The deck was flooded by soft yellow light a moment later.

“I heard voices,” the man continued. As he got closer, Nico realized it was Oliver.

With a panicked look at the mermaid, Nico took a step away from the outer wall of the ship.

“It’s just me,” he replied slowly, hoping that Oliver wouldn’t get any closer.

Euphemia motioned for him to keep talking and distract the other pirate.

“Stumpy? Who’re you talking to so late?” Oliver asked, eyes scanning the area for a possible explanation.

“Just myself,” Nicolas lied. “I couldn’t sleep.”

When Oliver was close enough, he glanced into the dark water, then froze as he noticed the dark green scales and blonde hair floating beside the ship.

“That ain’t a fish,” he said, eyes wide.

Knowing he’d been caught, Nico shook his head.

“A mermaid... Were you talking to it?”

There was no use in denying it.

“Her name’s Euphemia,” he said.

The minute Nico said her name, the mermaid dived back into the water and didn’t resurface. She saved herself, much as she had the last time her life was in danger.

Oliver escorted Nico to the brig, locking the thick metal padlock with a promise to discuss his fate in the morning.

Nico couldn’t sleep after that.

Befriending the enemy meant certain death, and the possibility of a trial made him uneasy. With no way to pass the time, he stared mournfully out the barred porthole at the steadily lightening ocean beyond.

It was midday by the time Captain Alday came to speak with him. The sun was high in the clouds and Nico wanted nothing more than to soak it in.

“A mermaid?” Captain Alday said instead of a greeting. “I didn’t expect that from you.”

“She was like me,” Nico replied softly. With a trembling hand, he gripped onto the metal bars separating them.

Captain Alday shook his head and gave him a disappointed look.

“When we reach land, there will be a trial and you will be executed for your offence.”

Nico nodded. There was nothing else to say.

He knew that they were still a week away from Chale Bay so he would have enough time to plan an escape. Even with one leg, he was still a pirate.

Nico counted the days judging by the sun’s position and hoped that his plans would work.

There were only four days of their journey left when the storm hit. With his limited view outside, Nico watched as dark clouds rolled in and the waves began to crash violently against the side of the ship. The constant rocking was no longer comforting.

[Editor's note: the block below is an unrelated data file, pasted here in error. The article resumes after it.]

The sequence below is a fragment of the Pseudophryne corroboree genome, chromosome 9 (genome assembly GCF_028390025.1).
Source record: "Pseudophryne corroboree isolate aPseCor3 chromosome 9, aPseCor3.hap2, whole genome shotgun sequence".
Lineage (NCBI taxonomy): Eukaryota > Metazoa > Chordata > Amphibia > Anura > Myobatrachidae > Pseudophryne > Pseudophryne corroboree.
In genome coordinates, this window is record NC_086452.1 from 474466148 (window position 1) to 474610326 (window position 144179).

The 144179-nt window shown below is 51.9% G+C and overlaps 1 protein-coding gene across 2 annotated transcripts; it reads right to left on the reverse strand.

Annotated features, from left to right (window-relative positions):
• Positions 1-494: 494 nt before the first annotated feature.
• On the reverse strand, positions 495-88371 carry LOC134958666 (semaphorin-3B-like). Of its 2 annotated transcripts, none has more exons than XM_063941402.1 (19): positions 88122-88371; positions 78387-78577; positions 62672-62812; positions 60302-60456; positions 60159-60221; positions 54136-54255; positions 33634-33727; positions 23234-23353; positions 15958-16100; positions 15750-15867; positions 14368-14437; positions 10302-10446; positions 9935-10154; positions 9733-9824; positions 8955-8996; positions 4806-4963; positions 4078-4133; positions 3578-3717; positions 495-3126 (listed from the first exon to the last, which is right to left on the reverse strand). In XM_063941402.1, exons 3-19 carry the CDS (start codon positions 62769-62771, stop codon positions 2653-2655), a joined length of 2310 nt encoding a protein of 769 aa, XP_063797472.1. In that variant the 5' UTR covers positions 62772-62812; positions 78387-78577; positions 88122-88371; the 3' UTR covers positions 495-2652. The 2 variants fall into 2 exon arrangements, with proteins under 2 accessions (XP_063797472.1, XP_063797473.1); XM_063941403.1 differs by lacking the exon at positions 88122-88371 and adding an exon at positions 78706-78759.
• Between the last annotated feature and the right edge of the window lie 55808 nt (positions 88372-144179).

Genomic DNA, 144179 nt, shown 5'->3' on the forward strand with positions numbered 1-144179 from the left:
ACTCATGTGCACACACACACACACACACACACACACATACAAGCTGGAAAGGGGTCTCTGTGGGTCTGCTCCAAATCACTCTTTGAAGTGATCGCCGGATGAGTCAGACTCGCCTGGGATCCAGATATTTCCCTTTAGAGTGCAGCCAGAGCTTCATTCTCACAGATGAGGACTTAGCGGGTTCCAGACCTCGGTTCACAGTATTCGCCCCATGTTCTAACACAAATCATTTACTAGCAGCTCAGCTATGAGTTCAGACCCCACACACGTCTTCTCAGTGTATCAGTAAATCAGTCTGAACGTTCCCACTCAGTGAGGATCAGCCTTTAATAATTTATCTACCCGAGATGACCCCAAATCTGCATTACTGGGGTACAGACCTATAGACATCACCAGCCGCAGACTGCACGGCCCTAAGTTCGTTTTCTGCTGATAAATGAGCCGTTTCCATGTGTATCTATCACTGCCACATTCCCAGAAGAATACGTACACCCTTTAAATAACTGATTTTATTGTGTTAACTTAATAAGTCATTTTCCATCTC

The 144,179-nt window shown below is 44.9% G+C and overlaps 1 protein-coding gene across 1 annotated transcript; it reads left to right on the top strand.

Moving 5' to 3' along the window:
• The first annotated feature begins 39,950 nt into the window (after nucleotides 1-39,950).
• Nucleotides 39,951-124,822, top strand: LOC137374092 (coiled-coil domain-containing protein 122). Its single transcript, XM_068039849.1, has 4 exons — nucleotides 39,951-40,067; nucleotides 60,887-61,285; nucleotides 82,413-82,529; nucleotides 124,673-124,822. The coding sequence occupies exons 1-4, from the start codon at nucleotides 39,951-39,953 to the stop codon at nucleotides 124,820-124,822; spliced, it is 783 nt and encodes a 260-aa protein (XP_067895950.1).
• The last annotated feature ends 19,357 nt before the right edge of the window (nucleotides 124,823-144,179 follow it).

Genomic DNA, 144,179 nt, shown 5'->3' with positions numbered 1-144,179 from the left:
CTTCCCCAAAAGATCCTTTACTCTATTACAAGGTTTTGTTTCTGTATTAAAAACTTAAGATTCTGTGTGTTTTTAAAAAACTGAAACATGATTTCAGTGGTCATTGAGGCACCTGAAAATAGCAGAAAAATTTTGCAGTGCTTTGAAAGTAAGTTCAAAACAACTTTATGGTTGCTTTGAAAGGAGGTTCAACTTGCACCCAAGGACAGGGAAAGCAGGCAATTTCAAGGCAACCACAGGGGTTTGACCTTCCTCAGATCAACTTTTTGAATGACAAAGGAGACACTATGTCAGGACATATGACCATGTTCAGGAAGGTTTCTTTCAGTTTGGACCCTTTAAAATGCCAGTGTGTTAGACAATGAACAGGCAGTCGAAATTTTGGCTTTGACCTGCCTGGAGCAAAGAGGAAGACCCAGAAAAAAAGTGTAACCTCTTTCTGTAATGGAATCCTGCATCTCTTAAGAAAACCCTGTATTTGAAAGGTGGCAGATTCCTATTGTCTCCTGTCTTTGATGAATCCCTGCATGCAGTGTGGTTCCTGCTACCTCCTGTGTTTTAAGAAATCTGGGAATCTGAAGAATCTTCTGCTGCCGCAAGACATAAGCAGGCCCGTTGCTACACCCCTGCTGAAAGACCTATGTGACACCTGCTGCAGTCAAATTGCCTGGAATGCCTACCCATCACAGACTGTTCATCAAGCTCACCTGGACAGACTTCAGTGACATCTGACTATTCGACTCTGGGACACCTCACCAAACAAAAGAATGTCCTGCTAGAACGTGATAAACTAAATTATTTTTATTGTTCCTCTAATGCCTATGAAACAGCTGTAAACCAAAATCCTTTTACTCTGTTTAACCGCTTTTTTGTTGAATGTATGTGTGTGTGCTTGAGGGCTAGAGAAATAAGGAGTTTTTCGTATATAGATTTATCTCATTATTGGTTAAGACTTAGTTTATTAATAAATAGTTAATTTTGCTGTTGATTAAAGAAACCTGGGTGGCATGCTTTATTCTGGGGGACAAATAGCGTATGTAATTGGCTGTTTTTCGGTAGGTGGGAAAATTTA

The sun was still high when the yelling began. There was panic above deck and Nico longed to know why. A loud snap tore through the air, seeming to echo through the empty room. It was followed by several smaller cracks. The ship was at the mercy of the waves.

Nico couldn’t tell what had happened from his position under the porthole. He stood up slowly, one hand against the wall to support his weight. The shouting grew louder. Wind howled as the rain pounded against the deck. Someone was cursing rather creatively louder than the rest of the crew.

The thick metal bars of the prison pressed against Nicolas’ ribs. He had one arm stuck between the bars as he tried in vain to unlock the heavy padlock that was keeping him separate from the rest of the ship. Nico wished for a moment that his fingernails were as sharp as the merfolk and knew his efforts were hopeless.

“Help!” he cried, hoping that someone might hear him and take pity.

As water began to trickle slowly into the brig, the ship tilted, throwing Nicolas against one wall of his cage. Nobody was going to come and unlock the door for him.

With as much strength as he could muster, Nicolas grabbed onto the edge of the porthole and attempted to wrench it open, but it was no use. He was stuck.

The water splashed up the walls as it flooded the room until the walls split open from the force. The ship had not been built to withstand the weight of the water and cracked at the seams.

The room was on its side, with Nico clutching the porthole to stay afloat. His prosthetic was useless in the water. Tilted, the brig filled with water much faster than before, evaporating all hope Nico had of rescue from his crewmates.

Water filled Nicolas’ lungs and he had a sudden thought that Euphemia might save him. She could swim up to him and bring him to land. He imagined she would laugh if he had the chance to tell her that.

Black spots invaded his vision as the water took him. The last thing he heard was a sweet voice singing the song of the merfolk.